How’s this for what could possibly be the coolest job ever? Uber is hiring an FAA-certified drone pilot for a role in its drone team — and the job posting indicates that the role will heavily revolve around using drones for food delivery.
Uber posted a job description for a “UAS Flight Standards and Training Technical Program Manager.” The person in that role will “develop standards and the operational manuals needed to enable urban aerial delivery of uberEATS products” and “design training programs for all Uber UAS aviation personnel and ensure compliance with local, state, federal, and international regulations.”
Uber is pretty light on “must-haves” with the role, requiring just a bachelor’s degree in a “business-related field,” 3-5 years of work experience. There is one thing you will need: a FAA Part 107 Remote Pilot certificate.
The Part 107 Aeronuatical Knowledge Test for UAS operators is a mandatory test under Federal Aviation Administration rules for anyone looking to fly drones commercially. Pass the test, and you’ll get a license, which allows you to operate under the standards set under Part 107.
Other nice-to-haves in the job posting include a FAA Private Pilot certificate in either rotorcraft or airplanes, “a unique understanding of aviation operations and economic impacts of decisions,” and expertise in FAA and ICAO regulations.
The person filling this role would report to Luke Fischer, Uber’s Head of Flight Operations, and work closely with Mark Moore, Director of Aviation Engineering, Director of Airspace Systems Tom Prevot, and Head of Operations and Safety Stan Swaintek.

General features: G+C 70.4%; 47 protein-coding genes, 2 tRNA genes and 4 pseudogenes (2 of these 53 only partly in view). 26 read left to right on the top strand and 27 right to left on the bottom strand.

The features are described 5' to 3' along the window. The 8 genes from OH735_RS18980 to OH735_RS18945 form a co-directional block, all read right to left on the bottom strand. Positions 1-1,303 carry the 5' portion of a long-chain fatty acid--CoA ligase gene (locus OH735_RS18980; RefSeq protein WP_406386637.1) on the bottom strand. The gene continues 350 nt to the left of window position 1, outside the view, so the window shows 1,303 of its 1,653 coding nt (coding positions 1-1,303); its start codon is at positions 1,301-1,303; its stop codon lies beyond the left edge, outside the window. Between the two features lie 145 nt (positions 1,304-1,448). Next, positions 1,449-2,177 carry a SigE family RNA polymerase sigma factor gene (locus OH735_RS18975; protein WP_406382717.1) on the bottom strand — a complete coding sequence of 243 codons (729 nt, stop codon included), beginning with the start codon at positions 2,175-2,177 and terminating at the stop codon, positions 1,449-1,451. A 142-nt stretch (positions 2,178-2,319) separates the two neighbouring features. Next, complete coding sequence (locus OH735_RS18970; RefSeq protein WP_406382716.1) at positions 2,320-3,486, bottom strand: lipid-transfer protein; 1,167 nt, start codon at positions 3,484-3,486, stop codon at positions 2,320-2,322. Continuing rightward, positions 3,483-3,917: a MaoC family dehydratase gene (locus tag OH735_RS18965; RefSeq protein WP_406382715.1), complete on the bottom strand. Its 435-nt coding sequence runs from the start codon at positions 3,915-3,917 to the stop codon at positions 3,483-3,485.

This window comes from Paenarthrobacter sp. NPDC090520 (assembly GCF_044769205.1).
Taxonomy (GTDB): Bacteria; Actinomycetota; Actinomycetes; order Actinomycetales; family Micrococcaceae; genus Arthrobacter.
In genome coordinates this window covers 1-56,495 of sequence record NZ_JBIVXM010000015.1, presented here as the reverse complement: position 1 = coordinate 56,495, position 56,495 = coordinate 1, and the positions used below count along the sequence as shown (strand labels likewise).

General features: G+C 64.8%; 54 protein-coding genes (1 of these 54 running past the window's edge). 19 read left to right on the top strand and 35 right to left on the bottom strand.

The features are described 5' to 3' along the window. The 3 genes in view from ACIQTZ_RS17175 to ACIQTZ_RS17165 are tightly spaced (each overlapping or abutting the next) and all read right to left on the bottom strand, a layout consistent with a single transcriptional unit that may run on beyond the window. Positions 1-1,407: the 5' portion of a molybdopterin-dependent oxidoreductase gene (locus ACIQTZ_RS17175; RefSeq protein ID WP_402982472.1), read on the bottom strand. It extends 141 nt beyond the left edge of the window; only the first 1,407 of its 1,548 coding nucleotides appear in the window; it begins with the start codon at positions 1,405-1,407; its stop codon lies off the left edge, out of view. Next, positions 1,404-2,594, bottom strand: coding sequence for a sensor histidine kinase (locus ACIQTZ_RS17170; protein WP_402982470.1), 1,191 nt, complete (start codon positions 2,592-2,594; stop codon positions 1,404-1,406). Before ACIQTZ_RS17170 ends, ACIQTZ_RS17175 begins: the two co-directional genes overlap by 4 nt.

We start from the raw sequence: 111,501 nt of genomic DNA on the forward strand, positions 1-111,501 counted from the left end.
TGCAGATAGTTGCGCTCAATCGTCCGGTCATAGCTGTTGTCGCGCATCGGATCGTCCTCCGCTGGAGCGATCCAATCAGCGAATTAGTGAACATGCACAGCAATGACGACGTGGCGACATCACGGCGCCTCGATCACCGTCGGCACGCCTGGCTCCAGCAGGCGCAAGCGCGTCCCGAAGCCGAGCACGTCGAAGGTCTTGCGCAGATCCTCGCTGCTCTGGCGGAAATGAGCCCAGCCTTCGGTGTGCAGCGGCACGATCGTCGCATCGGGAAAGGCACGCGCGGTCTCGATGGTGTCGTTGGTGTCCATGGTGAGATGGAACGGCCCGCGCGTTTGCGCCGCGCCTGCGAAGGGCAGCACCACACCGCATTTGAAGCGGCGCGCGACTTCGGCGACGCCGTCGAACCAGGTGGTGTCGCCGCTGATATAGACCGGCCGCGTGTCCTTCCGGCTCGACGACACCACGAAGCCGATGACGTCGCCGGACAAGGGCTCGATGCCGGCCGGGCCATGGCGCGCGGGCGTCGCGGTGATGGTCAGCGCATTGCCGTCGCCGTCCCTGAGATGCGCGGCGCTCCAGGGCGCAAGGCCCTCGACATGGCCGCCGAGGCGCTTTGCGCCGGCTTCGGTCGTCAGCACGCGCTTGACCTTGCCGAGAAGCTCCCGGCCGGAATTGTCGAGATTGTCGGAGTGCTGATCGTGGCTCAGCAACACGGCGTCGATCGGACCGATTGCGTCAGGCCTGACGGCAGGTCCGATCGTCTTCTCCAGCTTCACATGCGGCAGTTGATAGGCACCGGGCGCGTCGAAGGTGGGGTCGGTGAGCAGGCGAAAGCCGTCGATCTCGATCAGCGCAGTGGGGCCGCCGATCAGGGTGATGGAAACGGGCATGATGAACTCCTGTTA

The job would be based in San Francisco, and work closely with the UberEats, the food delivery arm of San Francisco ride-hailing giant Uber.
Uber has seen massive success with its UberEats delivery arm. Whereas Uber as a whole has been unprofitable. The company in February reported that, while it had narrowed its net loss in the fourth quarter of 2018 from a year earlier, its losses for the quarter rose 88 percent from the previous year, to $842 million.
UberEats has been somewhat of a standout from much of Uber’s other business arms though. The delivery service is available in more than 100 markets around the world and, according to the New York Times, sometimes eclipses Uber’s main ride-hailing business in markets like Tokyo; Taipei, Taiwan; and Seoul, South Korea. In the 12-month period between March 2016 and 2017, the number of trips taken by UberEats drivers grew by more than 24x. That said, the margins are smaller on Uber Eats orders because Uber must pay commissions to both restaurants and delivery drivers.
Uber also has a drone team is called Uber Elevate, which includes broader aerial ridesharing (likely for humans) — not just food delivery via drone. Uber said that its “shared air transportation” service, Uber Air, could arrive by 2023. Uber Elevate also has a number of other job openings, including engineers and product managers.
Uber is one of the companies partnering in the FAA’s Unmanned Aircraft Systems (UAS) Integration Pilot Program which pairs up 10 state, local and tribal governments with larger private companies, including Flirtey and Google, to test types of drone flights that are currently banned in the U.S., including flying drones at night, flying over people and package delivery. That data is intended to help the U.S. government craft new rules around more complex drone operations.
Uber Technologies Inc, is planning to kick off its IPO in April, according to Reuters, and has been valued by investment bankers at as much as $120 billion.